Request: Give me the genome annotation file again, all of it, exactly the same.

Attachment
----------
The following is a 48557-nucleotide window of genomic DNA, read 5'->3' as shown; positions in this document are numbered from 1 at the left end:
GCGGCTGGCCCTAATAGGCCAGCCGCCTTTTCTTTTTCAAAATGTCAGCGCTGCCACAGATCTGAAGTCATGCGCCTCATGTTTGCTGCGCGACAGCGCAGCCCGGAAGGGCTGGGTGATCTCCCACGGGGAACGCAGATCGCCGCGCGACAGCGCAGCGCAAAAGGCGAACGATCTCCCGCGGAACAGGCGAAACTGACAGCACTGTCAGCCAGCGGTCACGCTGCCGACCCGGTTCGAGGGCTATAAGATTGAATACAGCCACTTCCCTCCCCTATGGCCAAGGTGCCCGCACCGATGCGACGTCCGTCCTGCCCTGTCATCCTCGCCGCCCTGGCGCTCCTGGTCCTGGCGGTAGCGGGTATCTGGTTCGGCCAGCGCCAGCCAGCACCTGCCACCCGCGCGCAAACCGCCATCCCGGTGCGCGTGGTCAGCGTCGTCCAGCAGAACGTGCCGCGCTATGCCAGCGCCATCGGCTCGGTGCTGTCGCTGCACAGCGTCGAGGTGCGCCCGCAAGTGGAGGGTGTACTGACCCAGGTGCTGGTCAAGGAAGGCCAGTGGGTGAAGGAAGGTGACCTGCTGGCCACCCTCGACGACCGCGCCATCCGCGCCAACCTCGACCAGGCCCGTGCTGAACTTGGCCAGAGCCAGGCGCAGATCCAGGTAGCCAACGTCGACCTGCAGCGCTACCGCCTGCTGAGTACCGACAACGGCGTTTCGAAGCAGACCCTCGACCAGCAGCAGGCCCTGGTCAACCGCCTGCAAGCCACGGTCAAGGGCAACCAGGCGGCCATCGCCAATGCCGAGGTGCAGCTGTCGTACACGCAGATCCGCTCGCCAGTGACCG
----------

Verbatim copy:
The following is a 48557-nucleotide window of genomic DNA, read 5'->3' as shown; positions in this document are numbered from 1 at the left end:
GCGGCTGGCCCTAATAGGCCAGCCGCCTTTTCTTTTTCAAAATGTCAGCGCTGCCACAGATCTGAAGTCATGCGCCTCATGTTTGCTGCGCGACAGCGCAGCCCGGAAGGGCTGGGTGATCTCCCACGGGGAACGCAGATCGCCGCGCGACAGCGCAGCGCAAAAGGCGAACGATCTCCCGCGGAACAGGCGAAACTGACAGCACTGTCAGCCAGCGGTCACGCTGCCGACCCGGTTCGAGGGCTATAAGATTGAATACAGCCACTTCCCTCCCCTATGGCCAAGGTGCCCGCACCGATGCGACGTCCGTCCTGCCCTGTCATCCTCGCCGCCCTGGCGCTCCTGGTCCTGGCGGTAGCGGGTATCTGGTTCGGCCAGCGCCAGCCAGCACCTGCCACCCGCGCGCAAACCGCCATCCCGGTGCGCGTGGTCAGCGTCGTCCAGCAGAACGTGCCGCGCTATGCCAGCGCCATCGGCTCGGTGCTGTCGCTGCACAGCGTCGAGGTGCGCCCGCAAGTGGAGGGTGTACTGACCCAGGTGCTGGTCAAGGAAGGCCAGTGGGTGAAGGAAGGTGACCTGCTGGCCACCCTCGACGACCGCGCCATCCGCGCCAACCTCGACCAGGCCCGTGCTGAACTTGGCCAGAGCCAGGCGCAGATCCAGGTAGCCAACGTCGACCTGCAGCGCTACCGCCTGCTGAGTACCGACAACGGCGTTTCGAAGCAGACCCTCGACCAGCAGCAGGCCCTGGTCAACCGCCTGCAAGCCACGGTCAAGGGCAACCAGGCGGCCATCGCCAATGCCGAGGTGCAGCTGTCGTACACGCAGATCCGCTCGCCAGTGACCG